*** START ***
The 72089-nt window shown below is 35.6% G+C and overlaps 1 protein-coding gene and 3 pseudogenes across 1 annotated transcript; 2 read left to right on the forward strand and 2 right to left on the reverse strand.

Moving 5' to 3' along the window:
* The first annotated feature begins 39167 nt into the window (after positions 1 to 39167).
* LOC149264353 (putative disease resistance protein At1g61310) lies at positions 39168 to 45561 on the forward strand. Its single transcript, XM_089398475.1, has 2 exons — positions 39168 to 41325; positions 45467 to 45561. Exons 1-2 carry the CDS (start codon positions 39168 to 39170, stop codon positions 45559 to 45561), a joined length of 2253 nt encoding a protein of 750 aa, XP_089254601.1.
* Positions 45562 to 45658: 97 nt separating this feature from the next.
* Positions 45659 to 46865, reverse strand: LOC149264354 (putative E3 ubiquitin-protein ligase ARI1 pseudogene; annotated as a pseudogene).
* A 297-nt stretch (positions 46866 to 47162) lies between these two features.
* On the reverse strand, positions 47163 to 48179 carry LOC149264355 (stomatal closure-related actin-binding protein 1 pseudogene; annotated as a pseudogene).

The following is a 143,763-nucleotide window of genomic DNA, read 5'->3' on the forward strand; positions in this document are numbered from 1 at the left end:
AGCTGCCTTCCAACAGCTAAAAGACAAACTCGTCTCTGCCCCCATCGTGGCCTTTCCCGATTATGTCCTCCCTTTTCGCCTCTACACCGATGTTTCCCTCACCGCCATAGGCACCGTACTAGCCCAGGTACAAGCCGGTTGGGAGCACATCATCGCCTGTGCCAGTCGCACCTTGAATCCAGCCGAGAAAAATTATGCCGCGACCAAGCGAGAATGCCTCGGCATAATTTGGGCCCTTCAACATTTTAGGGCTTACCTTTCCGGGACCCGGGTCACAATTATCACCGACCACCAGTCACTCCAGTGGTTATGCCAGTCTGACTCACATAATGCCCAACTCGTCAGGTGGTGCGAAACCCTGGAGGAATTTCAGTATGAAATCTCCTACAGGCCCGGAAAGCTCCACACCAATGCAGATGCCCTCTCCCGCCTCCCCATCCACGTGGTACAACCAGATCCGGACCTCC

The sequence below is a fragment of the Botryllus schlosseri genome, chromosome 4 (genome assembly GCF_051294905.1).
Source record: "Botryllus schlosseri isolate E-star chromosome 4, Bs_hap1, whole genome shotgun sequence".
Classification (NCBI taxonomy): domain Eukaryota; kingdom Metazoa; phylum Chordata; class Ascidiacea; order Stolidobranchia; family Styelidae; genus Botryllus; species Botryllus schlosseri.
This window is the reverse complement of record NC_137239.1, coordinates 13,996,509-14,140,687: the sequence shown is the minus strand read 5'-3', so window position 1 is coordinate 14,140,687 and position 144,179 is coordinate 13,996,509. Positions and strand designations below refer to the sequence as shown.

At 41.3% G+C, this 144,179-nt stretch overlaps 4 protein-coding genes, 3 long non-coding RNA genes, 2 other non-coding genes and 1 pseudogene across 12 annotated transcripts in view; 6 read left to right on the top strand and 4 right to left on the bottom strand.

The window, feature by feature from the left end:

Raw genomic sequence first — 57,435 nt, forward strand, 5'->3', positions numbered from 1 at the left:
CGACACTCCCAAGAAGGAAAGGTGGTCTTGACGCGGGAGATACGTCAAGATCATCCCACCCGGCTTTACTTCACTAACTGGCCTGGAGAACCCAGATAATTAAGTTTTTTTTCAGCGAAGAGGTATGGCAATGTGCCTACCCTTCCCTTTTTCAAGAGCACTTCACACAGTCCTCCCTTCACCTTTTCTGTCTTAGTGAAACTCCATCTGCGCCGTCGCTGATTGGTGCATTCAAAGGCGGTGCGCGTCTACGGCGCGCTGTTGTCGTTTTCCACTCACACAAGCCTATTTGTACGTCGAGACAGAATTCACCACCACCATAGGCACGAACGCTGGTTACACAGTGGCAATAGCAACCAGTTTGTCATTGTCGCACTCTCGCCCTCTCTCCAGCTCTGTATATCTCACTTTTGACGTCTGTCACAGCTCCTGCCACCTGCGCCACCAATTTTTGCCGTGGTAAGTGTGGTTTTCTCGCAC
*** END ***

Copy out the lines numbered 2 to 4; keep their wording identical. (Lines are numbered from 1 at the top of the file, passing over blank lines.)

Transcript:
Moving 5' to 3' along the window:
* The first annotated feature begins 39167 nt into the window (after positions 1 to 39167).
* LOC149264353 (putative disease resistance protein At1g61310) lies at positions 39168 to 45561 on the forward strand. Its single transcript, XM_089398475.1, has 2 exons — positions 39168 to 41325; positions 45467 to 45561. Exons 1-2 carry the CDS (start codon positions 39168 to 39170, stop codon positions 45559 to 45561), a joined length of 2253 nt encoding a protein of 750 aa, XP_089254601.1.